A post by Jess Gately

Image by Anne Karakash on Pixabay

In the traditional publishing process, a lot of the editorial process is undertaken by the publishing house that decides to accept your manuscript. But when you decide to self-publish you need to undertake this process yourself. At different stages of your manuscript development, it’s recommended that you engage the services of beta readers and professional editors who can help you ensure that your book has the polished look and feel of a traditionally published book.

As mentioned in the first post of this series, self-publishing suffers from a bad reputation as a result of poorly edited works that are riddled with spelling and grammatical errors as well as plot holes, rambling prose, and a lack of tension or story structure. Beta readers and editors can help you address these issues in your own manuscript; their job is to help you ensure that your manuscript reads well and fits the market you are aiming to join.

What’s the different between a beta reader and an editor?

Beta reading is generally the first point at which you’ll get feedback on your manuscript. It offers a general overview of your manuscript and what the reader likes and dislikes, and where they feel the manuscript needs improvement. It’s generally recommended that you have several beta readers look over your manuscript so that you don’t just get one person’s opinion. A good beta reader will give you feedback on whether the characters are likeable, engaging and distinct enough from each other; whether the ending is satisfying; if there are any plot holes or unresolved story threads; whether the story is believable; and if there are any problems with continuity.

Editing, on the other hand, tends to be more specific and in-depth. There are three different stages of editing: structural, copy and proofreading. Each stage will have a different focus for your manuscript and will involve in-depth reports and mark-ups on your work.

One important distinction to make is that beta readers don’t, and indeed shouldn’t, offer solutions or specific changes to your work. They are there just to give you an overall feel for what is and isn’t working. Editors, however, read your work with the intention of suggesting specific changes to improve the overall story. Depending on the type of editing you are undertaking, such changes may include lengthening or shortening or indeed cutting certain scenes altogether to build tension, changes to word choices to make sentences clearer, and the correction of spelling and grammar.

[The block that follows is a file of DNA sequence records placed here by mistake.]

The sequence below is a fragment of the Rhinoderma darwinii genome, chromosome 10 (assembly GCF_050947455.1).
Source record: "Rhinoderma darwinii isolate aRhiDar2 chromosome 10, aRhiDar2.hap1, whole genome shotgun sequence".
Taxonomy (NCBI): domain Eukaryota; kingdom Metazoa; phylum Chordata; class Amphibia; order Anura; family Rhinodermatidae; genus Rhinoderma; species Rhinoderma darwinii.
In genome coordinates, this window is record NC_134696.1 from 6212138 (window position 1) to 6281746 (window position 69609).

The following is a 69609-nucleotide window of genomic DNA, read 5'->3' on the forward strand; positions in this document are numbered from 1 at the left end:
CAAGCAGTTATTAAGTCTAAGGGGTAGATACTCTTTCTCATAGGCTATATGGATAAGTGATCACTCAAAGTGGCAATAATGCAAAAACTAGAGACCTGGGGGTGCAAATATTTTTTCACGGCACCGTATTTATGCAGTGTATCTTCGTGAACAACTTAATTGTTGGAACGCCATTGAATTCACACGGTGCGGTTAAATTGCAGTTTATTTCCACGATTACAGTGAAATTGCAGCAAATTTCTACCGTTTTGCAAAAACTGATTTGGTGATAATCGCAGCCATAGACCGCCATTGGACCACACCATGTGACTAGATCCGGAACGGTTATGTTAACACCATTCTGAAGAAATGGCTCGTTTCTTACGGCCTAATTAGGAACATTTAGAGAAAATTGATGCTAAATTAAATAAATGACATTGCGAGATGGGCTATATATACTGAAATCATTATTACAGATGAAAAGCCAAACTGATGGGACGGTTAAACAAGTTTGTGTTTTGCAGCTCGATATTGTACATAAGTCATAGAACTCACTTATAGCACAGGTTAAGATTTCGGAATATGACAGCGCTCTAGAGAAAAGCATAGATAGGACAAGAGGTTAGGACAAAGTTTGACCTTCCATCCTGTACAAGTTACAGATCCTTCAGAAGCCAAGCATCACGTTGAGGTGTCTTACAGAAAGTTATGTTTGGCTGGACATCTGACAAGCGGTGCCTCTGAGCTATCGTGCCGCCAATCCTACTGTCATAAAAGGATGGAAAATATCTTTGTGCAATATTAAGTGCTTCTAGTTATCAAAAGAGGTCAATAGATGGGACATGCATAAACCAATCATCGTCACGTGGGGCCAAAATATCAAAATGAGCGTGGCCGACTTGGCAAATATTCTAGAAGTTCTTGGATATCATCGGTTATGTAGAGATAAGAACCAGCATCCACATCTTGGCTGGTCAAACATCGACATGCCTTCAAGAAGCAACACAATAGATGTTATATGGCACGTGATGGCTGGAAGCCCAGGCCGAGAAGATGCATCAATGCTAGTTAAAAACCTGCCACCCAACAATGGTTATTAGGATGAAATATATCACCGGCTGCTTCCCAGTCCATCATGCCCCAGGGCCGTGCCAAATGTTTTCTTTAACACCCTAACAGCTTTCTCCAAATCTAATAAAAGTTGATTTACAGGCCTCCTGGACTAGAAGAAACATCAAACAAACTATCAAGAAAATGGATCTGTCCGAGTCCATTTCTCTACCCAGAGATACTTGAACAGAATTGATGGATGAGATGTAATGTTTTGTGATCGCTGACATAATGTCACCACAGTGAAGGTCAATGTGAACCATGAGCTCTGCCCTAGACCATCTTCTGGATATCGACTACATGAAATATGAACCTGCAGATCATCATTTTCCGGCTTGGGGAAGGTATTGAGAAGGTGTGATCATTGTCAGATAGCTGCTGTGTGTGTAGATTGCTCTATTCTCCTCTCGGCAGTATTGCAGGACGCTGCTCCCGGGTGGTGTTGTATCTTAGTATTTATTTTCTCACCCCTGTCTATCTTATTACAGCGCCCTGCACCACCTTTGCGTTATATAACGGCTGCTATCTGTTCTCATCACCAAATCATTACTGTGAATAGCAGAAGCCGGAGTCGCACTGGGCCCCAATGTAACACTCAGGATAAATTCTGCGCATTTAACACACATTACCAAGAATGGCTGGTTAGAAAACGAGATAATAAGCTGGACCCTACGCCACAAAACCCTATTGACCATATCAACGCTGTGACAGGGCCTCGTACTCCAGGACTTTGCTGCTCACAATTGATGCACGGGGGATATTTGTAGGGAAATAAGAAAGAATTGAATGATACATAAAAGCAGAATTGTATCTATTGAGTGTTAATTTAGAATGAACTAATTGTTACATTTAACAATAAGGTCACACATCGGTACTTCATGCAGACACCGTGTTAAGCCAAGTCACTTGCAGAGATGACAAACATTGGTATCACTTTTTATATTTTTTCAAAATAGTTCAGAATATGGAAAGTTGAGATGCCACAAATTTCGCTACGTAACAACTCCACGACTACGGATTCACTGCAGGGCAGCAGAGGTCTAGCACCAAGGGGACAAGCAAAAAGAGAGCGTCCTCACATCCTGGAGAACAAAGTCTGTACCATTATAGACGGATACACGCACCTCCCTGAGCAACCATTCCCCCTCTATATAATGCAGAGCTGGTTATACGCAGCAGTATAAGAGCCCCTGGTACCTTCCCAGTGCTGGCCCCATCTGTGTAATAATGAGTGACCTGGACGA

Due to the more intensive nature of editing, it tends to be more expensive than beta reading, which is why most people will start with beta readers. This ensures that when you approach an editor, your manuscript is really ready for that level of work and you will get the most out of the money you pay for your editor.

What’s the difference between a structural editor, a copy editor and a proofreader?

A structural editor (also known as a global editor or a developmental editor) usually undertakes the first stage of editing on a manuscript and concentrates on the big-picture elements of your story. A structural edit involves a close examination of the narrative structure and character development. It addresses whether the conflict and the obstacles to the protagonist are believable within the context of the narrative and whether the characters have recognisable motivations that fit their decision-making. Structural edits also look at technical details like whether your tone and style of writing are consistent and whether you have a clear ‘voice’. While you may get the odd bit of mark-up on your manuscript, you’ll usually receive feedback in the form of an in-depth report. A developmental edit normally goes first because it is the type of edit that usually requires larger rewrites and can even involve the rearranging of chapters.

Once your developmental edit has been undertaken, you can move on to the copy-editing stage. This is the stage of editing that most people think of when they consider the editorial process. A copy editor focuses on spelling, grammar, punctuation and the overall clarity of the text. They may suggest rewrites to phrases where they feel the intent isn’t clear or cutting words that they feel are redundant, verbose, out of character or jarring. They may point out where you overuse a particular word or where your tone has inexplicably changed. Copy editing is marked up on the manuscript, normally using track-changes in a Word document so that you can simply accept or delete the proposed changes. Even the cleanest manuscripts by the most meticulous authors will have tens of thousands of suggested changes, comments and edits! A copy edit should improve the flow of your manuscript without impacting your tone or voice.